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Classic watches, watchmaking, antique tools, history, vintage ephemera and more!

Learn about mechanical timepieces and how they work, the history of the American watch industry and especially all about the Elgin National Watch Company! Check back for new content daily.

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Stem-Setting and sleeves and Detents and Pocketwatch Cases

Earlier American pendent-set pocketwatches have the mechanism that snaps in and out as part of the case.  In the neck of such a case there is a "sleeve" with spring fingers that grip the winding arbor.  A shoulder on the arbor snaps to one side or the other of the fingers when you pull it out or push it in.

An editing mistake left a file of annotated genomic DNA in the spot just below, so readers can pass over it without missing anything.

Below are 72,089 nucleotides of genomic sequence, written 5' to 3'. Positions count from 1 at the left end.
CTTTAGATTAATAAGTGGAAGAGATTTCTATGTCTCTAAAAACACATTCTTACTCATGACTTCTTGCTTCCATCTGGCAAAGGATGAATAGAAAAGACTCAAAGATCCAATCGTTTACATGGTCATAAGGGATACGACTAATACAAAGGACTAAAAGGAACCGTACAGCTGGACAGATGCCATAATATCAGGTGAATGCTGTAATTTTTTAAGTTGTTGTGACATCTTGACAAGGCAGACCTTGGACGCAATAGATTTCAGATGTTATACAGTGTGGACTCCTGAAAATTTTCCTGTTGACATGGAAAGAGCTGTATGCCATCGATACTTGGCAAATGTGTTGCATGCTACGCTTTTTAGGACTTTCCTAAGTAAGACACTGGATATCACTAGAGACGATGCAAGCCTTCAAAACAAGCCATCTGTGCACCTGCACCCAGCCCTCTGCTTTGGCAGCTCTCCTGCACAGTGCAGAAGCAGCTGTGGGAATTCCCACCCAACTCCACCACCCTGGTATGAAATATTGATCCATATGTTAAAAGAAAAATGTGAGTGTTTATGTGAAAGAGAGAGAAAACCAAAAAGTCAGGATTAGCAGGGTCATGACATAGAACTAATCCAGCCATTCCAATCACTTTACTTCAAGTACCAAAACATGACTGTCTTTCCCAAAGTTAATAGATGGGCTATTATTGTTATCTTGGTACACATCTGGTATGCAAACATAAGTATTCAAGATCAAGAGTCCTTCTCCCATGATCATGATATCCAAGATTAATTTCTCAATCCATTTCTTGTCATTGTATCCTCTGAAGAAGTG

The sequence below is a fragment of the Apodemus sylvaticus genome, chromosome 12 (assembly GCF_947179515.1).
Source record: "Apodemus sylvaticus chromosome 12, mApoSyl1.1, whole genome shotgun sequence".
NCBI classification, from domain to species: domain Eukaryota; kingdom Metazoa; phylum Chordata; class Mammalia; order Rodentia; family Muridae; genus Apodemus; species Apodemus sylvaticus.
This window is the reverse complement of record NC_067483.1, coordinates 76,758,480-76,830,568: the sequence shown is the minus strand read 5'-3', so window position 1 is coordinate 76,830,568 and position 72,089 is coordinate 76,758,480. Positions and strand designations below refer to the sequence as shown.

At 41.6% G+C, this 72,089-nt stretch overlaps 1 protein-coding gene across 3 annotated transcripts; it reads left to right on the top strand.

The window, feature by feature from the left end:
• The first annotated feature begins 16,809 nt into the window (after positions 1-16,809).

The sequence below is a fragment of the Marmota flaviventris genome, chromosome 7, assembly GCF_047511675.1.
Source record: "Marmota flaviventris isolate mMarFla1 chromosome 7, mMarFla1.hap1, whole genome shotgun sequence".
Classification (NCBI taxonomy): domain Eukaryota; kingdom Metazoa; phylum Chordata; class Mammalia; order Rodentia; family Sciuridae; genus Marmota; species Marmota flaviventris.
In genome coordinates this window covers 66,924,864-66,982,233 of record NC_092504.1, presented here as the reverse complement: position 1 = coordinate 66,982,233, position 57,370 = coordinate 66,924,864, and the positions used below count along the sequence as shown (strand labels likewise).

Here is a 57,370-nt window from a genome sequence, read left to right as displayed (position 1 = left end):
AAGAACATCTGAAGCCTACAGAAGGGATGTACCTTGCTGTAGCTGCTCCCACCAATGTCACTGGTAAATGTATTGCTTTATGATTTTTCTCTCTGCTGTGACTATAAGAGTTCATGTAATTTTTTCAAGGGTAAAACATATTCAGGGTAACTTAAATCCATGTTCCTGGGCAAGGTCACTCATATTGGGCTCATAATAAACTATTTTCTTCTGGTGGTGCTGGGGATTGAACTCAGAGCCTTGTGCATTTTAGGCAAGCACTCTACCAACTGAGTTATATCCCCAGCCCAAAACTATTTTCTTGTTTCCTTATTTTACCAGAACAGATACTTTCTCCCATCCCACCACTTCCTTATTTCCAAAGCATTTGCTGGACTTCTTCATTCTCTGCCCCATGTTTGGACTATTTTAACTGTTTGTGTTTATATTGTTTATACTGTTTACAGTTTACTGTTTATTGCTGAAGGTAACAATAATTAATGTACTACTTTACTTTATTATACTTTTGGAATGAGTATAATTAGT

Later watches have an improved design where the snap is part of the movement instead.  The winding arbor is free in the neck of the case, but held in the movement by something called a "detent" which acts as a lever, changing from winding to setting.  This is how the vast majority of mechanical watches work to this day.

This pocket watch has a detent.  Interestingly, I found the broken remains of a sleeve threaded into the neck of the case.  This case may be older than the movement, or perhaps it was designed to work either way.  But it does seem that at some point an older style movement was in this pocketwatch case.

I included in this photo a normal (not broken) sleeve for an example.

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